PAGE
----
Abstract: The thermal decomposition of a polyurethane in an inert atmosphere has been studied. Three different apparatus, a thermobalance, a pyroprobe and a laboratory furnace, were use to study the kinetics of decomposition and the evolution of gas and volatiles. The kinetics were studied using a thermobalance and four heating rates. The experimental results were described satisfactorily by a two parallel reaction models. The kinetic parameters, that is, the pre-exponential factors, activation energies, reaction orders and maximum production of volatiles at infinite time were also obtained. The formation of hydrocarbons at different nominal temperatures was studied using a coil pyroprobe. An increase of the yield of light hydrocarbons (methane, ethylene, etc) was observed as the pyrolysis temperature increased. The secondary products from the formation/cracking reactions of the different primary compounds were identified by passing the pyrolysis products through a furnace prior to detection. The recovery of chemicals from the pyrolytic degradation was then studied. Toxic compounds were determined by carrying out thermal degradation in a Nitrogen atmosphere. Gas chromatography/mass spectrometry (GS/MS) was used to identify volatile and semivolatile organic compounds generated by the thermal degradation reactions.
TL;DR: Three very different chars from a common precursor(olive stones) have been prepared under three different sets of experimental conditions to get more detailed knowledge of the possible effect of the carbonization conditions on the pore structure of activated carbons.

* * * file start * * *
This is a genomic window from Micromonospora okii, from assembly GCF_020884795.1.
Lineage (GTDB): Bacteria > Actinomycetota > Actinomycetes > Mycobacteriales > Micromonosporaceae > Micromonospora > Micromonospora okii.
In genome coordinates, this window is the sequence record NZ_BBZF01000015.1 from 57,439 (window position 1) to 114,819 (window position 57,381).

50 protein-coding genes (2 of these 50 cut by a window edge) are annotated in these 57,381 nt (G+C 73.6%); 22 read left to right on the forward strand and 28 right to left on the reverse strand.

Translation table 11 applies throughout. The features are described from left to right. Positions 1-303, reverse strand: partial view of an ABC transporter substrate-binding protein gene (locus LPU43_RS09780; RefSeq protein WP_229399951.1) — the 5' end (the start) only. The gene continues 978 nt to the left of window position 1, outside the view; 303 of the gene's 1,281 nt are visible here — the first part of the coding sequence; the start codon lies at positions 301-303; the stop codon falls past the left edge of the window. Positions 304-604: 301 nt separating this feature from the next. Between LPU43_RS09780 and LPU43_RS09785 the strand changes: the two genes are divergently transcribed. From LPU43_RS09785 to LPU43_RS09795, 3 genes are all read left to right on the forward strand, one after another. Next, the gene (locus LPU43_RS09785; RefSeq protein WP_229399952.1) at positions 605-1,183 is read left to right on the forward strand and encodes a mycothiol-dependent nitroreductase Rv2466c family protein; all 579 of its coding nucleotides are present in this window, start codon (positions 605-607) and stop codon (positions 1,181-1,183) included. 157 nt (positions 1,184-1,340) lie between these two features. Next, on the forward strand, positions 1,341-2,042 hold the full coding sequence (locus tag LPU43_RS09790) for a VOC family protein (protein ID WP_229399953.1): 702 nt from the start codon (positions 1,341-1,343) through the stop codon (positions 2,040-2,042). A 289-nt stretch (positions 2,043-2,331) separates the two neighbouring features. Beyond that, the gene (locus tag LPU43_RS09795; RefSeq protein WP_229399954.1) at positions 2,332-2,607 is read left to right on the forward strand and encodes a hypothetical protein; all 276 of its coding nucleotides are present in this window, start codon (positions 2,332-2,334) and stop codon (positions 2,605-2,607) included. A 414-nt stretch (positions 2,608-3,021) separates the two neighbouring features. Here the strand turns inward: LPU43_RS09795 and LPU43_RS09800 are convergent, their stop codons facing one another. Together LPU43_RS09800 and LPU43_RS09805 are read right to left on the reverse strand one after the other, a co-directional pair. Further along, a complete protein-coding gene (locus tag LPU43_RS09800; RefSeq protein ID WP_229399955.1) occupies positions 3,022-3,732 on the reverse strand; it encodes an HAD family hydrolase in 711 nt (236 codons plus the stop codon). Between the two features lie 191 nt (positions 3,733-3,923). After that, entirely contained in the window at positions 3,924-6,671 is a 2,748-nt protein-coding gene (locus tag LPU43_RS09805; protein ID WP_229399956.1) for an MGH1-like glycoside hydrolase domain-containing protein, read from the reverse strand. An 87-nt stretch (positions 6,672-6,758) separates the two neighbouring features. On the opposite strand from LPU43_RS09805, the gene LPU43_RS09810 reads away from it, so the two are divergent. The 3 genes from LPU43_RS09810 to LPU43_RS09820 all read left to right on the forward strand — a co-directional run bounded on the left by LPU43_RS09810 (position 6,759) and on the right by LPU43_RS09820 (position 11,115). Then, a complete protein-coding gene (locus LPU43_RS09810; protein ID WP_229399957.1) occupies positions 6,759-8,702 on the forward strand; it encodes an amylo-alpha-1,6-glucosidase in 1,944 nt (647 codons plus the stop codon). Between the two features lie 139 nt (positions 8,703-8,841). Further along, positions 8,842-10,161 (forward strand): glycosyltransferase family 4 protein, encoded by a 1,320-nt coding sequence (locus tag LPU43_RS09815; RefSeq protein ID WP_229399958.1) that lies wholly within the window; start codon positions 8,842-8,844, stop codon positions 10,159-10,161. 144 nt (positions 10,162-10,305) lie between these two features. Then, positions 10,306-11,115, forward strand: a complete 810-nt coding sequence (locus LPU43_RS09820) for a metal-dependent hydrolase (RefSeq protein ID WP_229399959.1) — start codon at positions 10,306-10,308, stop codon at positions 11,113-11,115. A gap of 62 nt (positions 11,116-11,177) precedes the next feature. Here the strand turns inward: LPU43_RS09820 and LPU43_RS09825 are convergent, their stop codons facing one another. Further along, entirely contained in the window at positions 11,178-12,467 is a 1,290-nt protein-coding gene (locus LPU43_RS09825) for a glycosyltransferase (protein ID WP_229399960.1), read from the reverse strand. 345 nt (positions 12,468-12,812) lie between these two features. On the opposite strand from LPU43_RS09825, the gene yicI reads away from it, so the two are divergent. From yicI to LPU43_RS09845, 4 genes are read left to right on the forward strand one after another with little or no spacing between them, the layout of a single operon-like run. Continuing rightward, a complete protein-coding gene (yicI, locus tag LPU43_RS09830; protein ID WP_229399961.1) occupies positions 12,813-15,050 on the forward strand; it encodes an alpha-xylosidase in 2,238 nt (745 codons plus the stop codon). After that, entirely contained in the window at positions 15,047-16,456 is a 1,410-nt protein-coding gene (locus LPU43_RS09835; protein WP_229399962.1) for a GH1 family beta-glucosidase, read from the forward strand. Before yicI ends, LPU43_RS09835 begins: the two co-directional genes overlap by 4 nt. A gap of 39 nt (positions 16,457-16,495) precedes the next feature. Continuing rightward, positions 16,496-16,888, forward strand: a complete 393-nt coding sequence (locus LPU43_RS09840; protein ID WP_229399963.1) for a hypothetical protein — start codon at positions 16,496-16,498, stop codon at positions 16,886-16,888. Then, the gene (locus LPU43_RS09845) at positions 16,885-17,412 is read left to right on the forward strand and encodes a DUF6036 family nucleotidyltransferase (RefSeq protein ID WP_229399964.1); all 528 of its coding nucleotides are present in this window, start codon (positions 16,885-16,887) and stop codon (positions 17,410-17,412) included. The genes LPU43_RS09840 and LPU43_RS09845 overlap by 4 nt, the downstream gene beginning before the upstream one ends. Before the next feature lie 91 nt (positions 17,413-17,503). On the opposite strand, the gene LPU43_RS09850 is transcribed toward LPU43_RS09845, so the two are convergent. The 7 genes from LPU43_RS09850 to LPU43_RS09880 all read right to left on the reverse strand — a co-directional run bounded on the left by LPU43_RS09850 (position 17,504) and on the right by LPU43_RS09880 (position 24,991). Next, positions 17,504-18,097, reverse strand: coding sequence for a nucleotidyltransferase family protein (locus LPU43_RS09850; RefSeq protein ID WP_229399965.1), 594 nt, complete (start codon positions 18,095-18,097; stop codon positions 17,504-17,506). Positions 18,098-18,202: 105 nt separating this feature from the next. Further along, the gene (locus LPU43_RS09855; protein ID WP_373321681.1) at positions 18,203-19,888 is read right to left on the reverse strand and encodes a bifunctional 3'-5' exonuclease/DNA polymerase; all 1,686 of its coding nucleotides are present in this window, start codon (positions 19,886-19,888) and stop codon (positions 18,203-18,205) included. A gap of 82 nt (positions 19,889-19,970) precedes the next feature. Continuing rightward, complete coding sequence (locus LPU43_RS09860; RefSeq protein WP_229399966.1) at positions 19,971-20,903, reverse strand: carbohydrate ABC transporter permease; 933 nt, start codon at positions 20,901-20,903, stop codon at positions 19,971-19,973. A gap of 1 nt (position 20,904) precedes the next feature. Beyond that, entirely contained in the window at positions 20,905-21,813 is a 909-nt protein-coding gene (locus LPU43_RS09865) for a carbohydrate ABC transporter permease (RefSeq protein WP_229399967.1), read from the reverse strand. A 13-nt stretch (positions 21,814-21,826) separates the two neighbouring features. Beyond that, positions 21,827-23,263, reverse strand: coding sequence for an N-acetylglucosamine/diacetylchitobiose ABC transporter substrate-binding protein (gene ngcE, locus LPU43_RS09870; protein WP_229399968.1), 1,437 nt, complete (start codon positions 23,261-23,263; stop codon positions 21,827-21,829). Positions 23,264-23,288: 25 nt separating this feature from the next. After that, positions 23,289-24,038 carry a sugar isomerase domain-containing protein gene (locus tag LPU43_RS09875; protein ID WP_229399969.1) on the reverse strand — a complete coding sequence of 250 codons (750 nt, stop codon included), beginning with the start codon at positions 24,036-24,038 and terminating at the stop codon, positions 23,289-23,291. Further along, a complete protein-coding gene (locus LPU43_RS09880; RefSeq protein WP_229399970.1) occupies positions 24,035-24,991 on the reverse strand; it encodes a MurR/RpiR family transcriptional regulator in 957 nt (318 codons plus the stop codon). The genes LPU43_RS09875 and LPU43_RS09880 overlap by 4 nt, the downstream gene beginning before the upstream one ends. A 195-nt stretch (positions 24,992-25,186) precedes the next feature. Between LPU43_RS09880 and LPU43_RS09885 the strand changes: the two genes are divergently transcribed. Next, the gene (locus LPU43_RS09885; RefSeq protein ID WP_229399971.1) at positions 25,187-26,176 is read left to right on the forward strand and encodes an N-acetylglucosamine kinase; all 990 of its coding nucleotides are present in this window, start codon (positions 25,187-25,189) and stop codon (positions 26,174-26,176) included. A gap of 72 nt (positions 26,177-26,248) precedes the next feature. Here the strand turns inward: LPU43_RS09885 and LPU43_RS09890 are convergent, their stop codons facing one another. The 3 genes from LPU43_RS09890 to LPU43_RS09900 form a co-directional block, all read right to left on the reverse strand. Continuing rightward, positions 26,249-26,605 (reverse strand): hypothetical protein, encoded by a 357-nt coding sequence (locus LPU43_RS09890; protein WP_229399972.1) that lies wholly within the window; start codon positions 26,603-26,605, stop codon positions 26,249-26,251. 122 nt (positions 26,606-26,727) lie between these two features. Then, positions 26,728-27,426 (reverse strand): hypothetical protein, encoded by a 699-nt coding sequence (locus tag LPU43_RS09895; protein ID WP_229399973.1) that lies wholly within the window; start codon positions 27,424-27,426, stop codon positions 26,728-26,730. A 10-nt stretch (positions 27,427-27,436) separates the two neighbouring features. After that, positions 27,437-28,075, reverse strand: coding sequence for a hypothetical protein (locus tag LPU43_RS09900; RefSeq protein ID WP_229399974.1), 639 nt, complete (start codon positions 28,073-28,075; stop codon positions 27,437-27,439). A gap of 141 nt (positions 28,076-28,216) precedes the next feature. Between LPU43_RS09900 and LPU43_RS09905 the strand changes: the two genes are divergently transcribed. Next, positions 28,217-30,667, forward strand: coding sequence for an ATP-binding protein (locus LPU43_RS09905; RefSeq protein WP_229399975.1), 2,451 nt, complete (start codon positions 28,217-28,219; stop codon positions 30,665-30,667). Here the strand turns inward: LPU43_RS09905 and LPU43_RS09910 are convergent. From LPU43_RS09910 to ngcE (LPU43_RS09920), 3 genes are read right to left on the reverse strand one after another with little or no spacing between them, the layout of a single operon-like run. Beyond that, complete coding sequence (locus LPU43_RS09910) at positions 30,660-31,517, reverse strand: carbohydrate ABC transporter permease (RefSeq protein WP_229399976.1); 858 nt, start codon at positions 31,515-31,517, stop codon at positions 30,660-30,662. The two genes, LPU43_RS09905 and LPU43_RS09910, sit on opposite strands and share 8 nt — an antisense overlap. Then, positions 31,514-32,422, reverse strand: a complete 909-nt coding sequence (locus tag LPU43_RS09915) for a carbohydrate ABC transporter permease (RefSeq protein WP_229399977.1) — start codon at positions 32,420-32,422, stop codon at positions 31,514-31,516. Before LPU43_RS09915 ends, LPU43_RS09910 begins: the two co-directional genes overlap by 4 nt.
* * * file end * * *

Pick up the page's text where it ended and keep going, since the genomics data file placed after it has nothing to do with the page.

Abstract: In order to get more detailed knowledge of the possible effect of the carbonization conditions on the pore structure of activated carbons three very different chars from a common precursor(olive stones) have been prepared under three different sets of experimental conditions
TL;DR: In this paper, products obtained in the flash pyrolysis of HDPE in a fluidized bed reactor, in thermal and catalytic conditions (HZSM-5 or HUSY 20% by weight) at four different temperatures (in the range 500-800 °C) have been analyzed focusing on the liquid fraction.
Abstract: Products obtained in the flash pyrolysis of HDPE in a fluidized bed reactor, in thermal and catalytic conditions (HZSM-5 or HUSY 20% by weight) at four different temperatures (in the range 500–800 °C) have been analyzed in this work focusing on the liquid fraction. The results obtained showed significant differences between condensable compounds generated in presence and absence of catalysts. The liquid fraction obtained without catalyst was composed principally by linear paraffins (C 10 –C 40 ) and almost no generation of aromatic compounds was observed. The presence of low amounts of zeolite (HZSM-5 or HUSY) led to a significant reduction of the saturated and unsaturated condensable hydrocarbons, while it favored the formation of aromatics and branched paraffins. Compared with the results reached with HZSM-5 zeolite, HUSY produces higher amount of aromatics and branched alkanes and a narrower distribution of products, independently of the pyrolysis temperature. The reactor employed in this work was a fluidized bed reactor, very similar to that used in generation of gasoline-range hydrocarbons at large scale, which allows to illustrate a very useful method for the recovery of these hydrocarbons.
TL;DR: In this article, the state of the art in modeling chemical and physical processes of wood and biomass pyrolysis is reported, and the main achievements of numerical simulations are discussed.